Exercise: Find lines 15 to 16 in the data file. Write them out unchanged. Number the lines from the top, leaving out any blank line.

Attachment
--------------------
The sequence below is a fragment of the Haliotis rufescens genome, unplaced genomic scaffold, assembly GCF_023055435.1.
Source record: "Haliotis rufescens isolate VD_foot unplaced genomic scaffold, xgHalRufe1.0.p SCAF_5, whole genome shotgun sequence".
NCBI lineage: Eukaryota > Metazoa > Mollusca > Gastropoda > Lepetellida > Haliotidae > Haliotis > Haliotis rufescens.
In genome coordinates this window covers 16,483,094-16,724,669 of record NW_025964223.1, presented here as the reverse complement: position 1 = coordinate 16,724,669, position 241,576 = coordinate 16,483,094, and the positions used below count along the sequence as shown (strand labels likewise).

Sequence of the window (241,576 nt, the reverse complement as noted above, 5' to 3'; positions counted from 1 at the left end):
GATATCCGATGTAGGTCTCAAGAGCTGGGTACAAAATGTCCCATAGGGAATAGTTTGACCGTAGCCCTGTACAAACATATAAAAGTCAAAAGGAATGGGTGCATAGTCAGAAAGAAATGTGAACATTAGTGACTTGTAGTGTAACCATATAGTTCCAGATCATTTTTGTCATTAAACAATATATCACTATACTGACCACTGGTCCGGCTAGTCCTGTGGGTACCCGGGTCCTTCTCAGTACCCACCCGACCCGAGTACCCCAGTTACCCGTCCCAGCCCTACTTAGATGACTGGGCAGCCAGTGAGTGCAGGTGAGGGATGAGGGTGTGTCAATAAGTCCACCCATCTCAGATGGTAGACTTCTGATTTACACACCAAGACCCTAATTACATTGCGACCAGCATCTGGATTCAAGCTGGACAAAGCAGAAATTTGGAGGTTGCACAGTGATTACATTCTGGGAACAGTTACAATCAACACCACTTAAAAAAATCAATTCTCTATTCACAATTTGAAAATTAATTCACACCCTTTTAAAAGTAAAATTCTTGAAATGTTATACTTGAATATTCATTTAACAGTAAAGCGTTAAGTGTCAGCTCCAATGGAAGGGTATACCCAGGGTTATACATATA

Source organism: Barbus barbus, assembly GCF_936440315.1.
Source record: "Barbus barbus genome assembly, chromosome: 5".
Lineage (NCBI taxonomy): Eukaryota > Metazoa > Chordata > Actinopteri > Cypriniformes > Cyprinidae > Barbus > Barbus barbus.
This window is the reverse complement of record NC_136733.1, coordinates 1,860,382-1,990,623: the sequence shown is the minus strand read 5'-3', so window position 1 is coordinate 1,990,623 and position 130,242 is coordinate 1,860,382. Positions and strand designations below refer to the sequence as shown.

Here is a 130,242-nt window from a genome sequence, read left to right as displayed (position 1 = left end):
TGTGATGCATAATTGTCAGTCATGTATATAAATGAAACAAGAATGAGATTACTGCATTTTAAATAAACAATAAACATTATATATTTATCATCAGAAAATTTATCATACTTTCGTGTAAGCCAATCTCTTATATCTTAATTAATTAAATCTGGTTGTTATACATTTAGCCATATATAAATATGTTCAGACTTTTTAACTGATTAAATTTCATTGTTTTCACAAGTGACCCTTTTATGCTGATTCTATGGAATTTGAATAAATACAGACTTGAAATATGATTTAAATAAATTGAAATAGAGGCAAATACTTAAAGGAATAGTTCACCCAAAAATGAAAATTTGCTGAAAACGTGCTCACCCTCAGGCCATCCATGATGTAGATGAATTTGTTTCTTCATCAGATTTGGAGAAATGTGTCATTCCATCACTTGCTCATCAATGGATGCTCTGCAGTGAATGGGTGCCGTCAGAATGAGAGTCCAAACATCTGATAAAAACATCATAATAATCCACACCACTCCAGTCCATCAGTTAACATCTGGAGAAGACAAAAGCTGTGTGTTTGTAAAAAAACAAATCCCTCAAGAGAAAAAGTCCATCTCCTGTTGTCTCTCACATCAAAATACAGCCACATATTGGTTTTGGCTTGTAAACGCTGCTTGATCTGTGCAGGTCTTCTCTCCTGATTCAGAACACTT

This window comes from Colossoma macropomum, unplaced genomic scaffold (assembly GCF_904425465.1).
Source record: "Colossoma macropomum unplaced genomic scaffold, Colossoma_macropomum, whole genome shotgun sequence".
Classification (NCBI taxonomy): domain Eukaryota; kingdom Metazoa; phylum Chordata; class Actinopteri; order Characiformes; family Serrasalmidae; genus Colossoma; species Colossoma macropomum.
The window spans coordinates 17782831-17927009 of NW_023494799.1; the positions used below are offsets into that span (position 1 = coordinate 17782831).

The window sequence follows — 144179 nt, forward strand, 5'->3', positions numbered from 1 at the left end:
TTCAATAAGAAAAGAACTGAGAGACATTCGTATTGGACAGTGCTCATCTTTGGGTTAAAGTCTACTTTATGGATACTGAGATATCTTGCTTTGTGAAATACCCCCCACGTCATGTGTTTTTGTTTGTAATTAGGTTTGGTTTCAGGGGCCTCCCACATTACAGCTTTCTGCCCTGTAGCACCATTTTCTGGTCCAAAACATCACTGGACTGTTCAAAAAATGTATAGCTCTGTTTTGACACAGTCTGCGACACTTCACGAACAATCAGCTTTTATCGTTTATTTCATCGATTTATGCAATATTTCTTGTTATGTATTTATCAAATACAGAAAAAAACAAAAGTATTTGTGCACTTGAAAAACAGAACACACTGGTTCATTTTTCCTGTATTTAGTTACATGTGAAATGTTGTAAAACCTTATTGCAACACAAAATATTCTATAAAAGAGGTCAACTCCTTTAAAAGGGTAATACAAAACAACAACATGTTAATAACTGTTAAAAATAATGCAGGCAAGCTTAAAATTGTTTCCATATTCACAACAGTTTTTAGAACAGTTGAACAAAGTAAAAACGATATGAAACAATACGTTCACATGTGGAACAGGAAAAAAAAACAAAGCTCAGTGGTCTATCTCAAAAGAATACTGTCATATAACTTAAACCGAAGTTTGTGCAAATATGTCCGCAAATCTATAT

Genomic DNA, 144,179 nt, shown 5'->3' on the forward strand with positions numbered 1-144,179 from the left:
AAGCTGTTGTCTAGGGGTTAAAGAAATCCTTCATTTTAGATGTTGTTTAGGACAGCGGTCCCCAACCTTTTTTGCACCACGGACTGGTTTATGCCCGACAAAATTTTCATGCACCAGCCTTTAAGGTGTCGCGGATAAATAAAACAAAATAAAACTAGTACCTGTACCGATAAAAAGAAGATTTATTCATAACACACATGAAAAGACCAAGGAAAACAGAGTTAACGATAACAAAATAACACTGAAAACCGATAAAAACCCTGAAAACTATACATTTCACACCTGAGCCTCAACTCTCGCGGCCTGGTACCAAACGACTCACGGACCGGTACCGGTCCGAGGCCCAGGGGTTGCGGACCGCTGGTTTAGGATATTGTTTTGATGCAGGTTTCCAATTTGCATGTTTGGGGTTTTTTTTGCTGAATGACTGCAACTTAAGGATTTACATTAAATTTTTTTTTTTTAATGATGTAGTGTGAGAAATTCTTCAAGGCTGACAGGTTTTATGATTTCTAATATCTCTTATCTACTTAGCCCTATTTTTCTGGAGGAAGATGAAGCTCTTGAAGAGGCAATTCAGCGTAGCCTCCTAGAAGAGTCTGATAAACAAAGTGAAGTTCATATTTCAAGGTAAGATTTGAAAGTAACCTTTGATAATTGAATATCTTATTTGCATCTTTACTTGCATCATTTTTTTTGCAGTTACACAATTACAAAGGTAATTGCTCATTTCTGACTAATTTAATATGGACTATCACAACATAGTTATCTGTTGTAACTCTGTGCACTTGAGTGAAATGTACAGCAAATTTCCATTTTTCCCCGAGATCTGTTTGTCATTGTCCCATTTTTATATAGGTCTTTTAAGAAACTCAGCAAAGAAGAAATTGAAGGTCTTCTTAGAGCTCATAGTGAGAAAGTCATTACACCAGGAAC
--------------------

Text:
Classification (NCBI taxonomy): domain Eukaryota; kingdom Metazoa; phylum Chordata; class Actinopteri; order Characiformes; family Serrasalmidae; genus Colossoma; species Colossoma macropomum.
The window spans coordinates 17782831-17927009 of NW_023494799.1; the positions used below are offsets into that span (position 1 = coordinate 17782831).